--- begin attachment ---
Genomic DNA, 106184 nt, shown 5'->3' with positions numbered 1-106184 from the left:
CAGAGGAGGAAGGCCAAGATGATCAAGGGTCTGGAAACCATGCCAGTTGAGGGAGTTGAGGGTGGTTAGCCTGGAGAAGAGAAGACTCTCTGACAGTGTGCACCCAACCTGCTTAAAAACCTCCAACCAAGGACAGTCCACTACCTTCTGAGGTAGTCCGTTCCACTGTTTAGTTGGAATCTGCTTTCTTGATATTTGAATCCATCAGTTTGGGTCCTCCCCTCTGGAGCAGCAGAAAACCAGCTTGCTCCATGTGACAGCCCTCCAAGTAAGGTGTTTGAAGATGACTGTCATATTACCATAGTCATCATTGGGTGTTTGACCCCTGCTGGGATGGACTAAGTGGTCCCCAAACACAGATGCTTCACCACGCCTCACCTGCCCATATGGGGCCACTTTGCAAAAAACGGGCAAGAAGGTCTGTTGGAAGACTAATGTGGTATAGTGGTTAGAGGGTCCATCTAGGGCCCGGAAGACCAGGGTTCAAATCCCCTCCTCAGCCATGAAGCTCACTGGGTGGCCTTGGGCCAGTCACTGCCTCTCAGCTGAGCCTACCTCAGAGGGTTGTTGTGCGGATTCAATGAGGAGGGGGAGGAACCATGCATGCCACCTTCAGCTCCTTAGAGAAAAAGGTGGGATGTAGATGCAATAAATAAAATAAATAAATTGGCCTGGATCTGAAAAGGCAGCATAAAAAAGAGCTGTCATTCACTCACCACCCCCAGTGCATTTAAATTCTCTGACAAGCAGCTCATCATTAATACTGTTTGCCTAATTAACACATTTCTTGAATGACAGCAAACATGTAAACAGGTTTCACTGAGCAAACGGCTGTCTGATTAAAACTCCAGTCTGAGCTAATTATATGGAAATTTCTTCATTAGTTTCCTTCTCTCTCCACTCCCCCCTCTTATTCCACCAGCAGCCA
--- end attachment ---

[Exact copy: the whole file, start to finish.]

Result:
Genomic DNA, 106184 nt, shown 5'->3' with positions numbered 1-106184 from the left:
CAGAGGAGGAAGGCCAAGATGATCAAGGGTCTGGAAACCATGCCAGTTGAGGGAGTTGAGGGTGGTTAGCCTGGAGAAGAGAAGACTCTCTGACAGTGTGCACCCAACCTGCTTAAAAACCTCCAACCAAGGACAGTCCACTACCTTCTGAGGTAGTCCGTTCCACTGTTTAGTTGGAATCTGCTTTCTTGATATTTGAATCCATCAGTTTGGGTCCTCCCCTCTGGAGCAGCAGAAAACCAGCTTGCTCCATGTGACAGCCCTCCAAGTAAGGTGTTTGAAGATGACTGTCATATTACCATAGTCATCATTGGGTGTTTGACCCCTGCTGGGATGGACTAAGTGGTCCCCAAACACAGATGCTTCACCACGCCTCACCTGCCCATATGGGGCCACTTTGCAAAAAACGGGCAAGAAGGTCTGTTGGAAGACTAATGTGGTATAGTGGTTAGAGGGTCCATCTAGGGCCCGGAAGACCAGGGTTCAAATCCCCTCCTCAGCCATGAAGCTCACTGGGTGGCCTTGGGCCAGTCACTGCCTCTCAGCTGAGCCTACCTCAGAGGGTTGTTGTGCGGATTCAATGAGGAGGGGGAGGAACCATGCATGCCACCTTCAGCTCCTTAGAGAAAAAGGTGGGATGTAGATGCAATAAATAAAATAAATAAATTGGCCTGGATCTGAAAAGGCAGCATAAAAAAGAGCTGTCATTCACTCACCACCCCCAGTGCATTTAAATTCTCTGACAAGCAGCTCATCATTAATACTGTTTGCCTAATTAACACATTTCTTGAATGACAGCAAACATGTAAACAGGTTTCACTGAGCAAACGGCTGTCTGATTAAAACTCCAGTCTGAGCTAATTATATGGAAATTTCTTCATTAGTTTCCTTCTCTCTCCACTCCCCCCTCTTATTCCACCAGCAGCCA